Well-written, thoroughly researched and adventure-filled, this story of a determined and very human young woman is timeless.

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THE SAGA OF GUDRID THE FAR-TRAVELER

A story inspired by medieval Icelandic sagas tells the life of Gudrid, a Viking woman who lived 1,000 years ago and whose life Brown told for adults in The Far Traveler (2007).

The daughter of an Icelandic chieftain, Gudrid has been promised from birth to the son of Eirik the Red. Instead, she runs away with handsome Einar. When the couple’s ship wrecks on a rocky island, it is her slighted betrothed, Leif Eiriksson, homeward bound after a trading journey, who finds them. Gudrid, with the artful resourcefulness she displays throughout the book, convinces an unhappy Leif to both rescue them and accept their marriage. In the Viking world, it’s all about acquisition and alliance, and Gudrid, an intelligent, independent thinker, is no slouch in these departments. Over the course of the story, she marries three times—all men of her choosing—amasses a ship, a farm, and treasure of her own, and sails to Vinland (modern-day Newfoundland). Brown writes with admirable restraint; she doesn’t say Vikings didn’t know navigation using latitude and longitude, she simply doesn’t mention timepieces or compasses, instead offering their observations of wind and the habits of seabirds. Likewise, the unending chores of Gudrid’s daily life are delivered with an informational matter-of-factness that illuminates both the activity and the lifestyle.

Well-written, thoroughly researched and adventure-filled, this story of a determined and very human young woman is timeless. (author’s note) (Historical fiction. 12-18)

Pub Date: June 15, 2015

ISBN: 978-1-60898-189-2

Page Count: 204

Publisher: Namelos

Review Posted Online: March 11, 2015

Kirkus Reviews Issue: April 1, 2015

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A change of pace from the teeming swarms of fantasy and paranormal romance but too underpowered to achieve escape velocity.

FUTUREDAZE

AN ANTHOLOGY OF YA SCIENCE FICTION

A low-wattage collection of original stories and poems, as unmemorable as it is unappealingly titled.

The collection was inspired by a perceived paucity of short science fiction for teen readers, and its production costs were covered by a Kickstarter campaign. The editors gather a dozen poems and 21 stories from a stable of contributors who, after headliners Jack McDevitt and Nancy Holder, will be largely unknown even to widely read fans of the genre. The tales place their characters aboard spacecraft or space stations, on other worlds or in future dystopias, but only rarely do the writers capture a credibly adolescent voice or sensibility. Standouts in this department are the Heinlein-esque “The Stars Beneath Our Feet,” by Stephen D. Covey & Sandra McDonald, about a first date/joyride in space gone wrong, and Camille Alexa’s portrait of a teen traumatized by a cyberspace assault (“Over It”). Along with a few attempts to craft futuristic slang, only Lavie Tidhar’s fragmentary tale of Tel Aviv invaded by successive waves of aliens, doppelgangers, zombies and carnivorous plants (“The Myriad Dangers”) effectively lightens the overall earnest tone. Aside from fictional aliens and modified humans, occasional references to dark skin (“Out of the Silent Sea,” Dale Lucas) are the only signs of ethnic diversity. Most of the free-verse poetry makes only oblique, at best, references to science-fictional themes.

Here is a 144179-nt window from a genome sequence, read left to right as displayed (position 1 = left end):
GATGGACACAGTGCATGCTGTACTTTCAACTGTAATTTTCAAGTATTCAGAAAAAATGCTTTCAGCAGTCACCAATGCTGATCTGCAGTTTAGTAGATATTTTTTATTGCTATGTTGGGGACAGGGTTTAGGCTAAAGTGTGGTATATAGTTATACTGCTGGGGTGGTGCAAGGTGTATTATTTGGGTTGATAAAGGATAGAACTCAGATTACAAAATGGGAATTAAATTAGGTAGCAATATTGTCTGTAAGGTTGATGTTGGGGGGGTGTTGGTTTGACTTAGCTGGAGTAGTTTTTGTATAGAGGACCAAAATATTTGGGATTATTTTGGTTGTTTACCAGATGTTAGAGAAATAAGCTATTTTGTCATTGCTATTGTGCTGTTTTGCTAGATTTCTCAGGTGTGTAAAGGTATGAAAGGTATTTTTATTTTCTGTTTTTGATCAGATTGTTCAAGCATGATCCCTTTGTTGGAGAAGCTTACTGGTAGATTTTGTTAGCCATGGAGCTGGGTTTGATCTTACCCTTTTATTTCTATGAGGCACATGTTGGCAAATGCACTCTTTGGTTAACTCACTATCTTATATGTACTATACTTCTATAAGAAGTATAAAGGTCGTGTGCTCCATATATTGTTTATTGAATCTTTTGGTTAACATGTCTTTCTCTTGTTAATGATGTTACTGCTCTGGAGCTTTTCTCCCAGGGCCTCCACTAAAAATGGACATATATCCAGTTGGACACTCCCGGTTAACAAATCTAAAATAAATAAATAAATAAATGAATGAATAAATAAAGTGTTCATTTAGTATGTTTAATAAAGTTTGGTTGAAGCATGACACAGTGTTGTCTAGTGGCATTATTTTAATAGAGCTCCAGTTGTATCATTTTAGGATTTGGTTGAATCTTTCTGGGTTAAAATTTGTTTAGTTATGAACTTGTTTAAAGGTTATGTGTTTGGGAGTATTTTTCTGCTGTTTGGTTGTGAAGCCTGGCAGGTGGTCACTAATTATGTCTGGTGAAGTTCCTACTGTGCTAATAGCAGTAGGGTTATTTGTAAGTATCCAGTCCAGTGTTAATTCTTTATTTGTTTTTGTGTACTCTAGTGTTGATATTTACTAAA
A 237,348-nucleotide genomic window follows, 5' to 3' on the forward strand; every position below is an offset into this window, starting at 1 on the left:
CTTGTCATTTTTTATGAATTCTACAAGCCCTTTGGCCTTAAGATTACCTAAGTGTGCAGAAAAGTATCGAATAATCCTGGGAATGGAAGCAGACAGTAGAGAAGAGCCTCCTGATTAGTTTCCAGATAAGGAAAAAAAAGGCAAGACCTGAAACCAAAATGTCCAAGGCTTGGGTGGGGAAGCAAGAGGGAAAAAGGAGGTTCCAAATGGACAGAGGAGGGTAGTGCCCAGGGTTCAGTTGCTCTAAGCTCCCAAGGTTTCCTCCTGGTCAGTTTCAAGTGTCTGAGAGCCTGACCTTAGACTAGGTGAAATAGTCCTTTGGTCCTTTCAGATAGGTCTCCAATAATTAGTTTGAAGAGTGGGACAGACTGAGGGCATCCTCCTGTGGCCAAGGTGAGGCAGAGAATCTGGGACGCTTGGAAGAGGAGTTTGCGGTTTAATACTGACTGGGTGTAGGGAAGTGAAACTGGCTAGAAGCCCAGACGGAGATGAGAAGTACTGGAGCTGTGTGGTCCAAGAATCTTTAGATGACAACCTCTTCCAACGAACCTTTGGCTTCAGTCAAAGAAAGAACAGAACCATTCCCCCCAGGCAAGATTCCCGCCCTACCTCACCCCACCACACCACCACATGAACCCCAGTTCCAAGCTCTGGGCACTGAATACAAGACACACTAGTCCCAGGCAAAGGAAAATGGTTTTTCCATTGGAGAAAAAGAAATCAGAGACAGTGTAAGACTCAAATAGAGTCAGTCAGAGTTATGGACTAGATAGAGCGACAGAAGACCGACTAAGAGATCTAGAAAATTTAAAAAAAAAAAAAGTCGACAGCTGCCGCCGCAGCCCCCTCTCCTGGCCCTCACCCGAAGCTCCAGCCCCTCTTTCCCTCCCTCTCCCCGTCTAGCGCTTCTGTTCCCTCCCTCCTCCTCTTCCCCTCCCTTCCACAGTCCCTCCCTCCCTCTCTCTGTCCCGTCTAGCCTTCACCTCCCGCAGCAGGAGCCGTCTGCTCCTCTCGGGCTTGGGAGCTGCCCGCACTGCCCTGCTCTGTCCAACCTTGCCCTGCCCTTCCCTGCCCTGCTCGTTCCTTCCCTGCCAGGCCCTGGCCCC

A change of pace from the teeming swarms of fantasy and paranormal romance but too underpowered to achieve escape velocity. (author bios) (Science fiction/short stories. 12-14)

Pub Date: Feb. 12, 2013

ISBN: 978-0-9847824-0-8

Page Count: 290

Publisher: Underwords

Review Posted Online: Dec. 13, 2012

Kirkus Reviews Issue: Jan. 1, 2013

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DEATH BENEFITS

In this character-driven intergenerational story, Royce Peterson and his single mother have recently moved from Nova Scotia to British Columbia to help care for Arthur, Royce’s 95-year-old grandfather and one of the greatest cellists of the 20th century. After the curmudgeon chases off every aide, the teen is enlisted to watch his grandfather. At first the homesick, friendless and mono-recovering teen and his homebound, rude and crude grandfather are at odds, but then Royce gains new appreciation for Arthur—he caroused with Gloria Vanderbilt and Picasso, traveled the world, loved and lost loves—and Arthur begins to appreciate life again. But just as the pair begins to respect each other, Arthur suffers a series of debilitating strokes and asks Royce to end his life. Inspired by her experience caring for her aged father, Harvey offers a realistic view of the aging process, the difficult decisions left to loved ones and the need for friends and family. Sophisticated readers and fans of Joan Bauer’s Rules of the Road (1998) or Louis Sachar's The Cardturner (2010) will enjoy the grandfather-grandson banter and tenderness. (Fiction. 13 & up)

Pub Date: Oct. 1, 2010

ISBN: 978-1-55146-226-2

Page Count: 224

Publisher: Orca

Review Posted Online: Aug. 31, 2010

Kirkus Reviews Issue: Sept. 15, 2010

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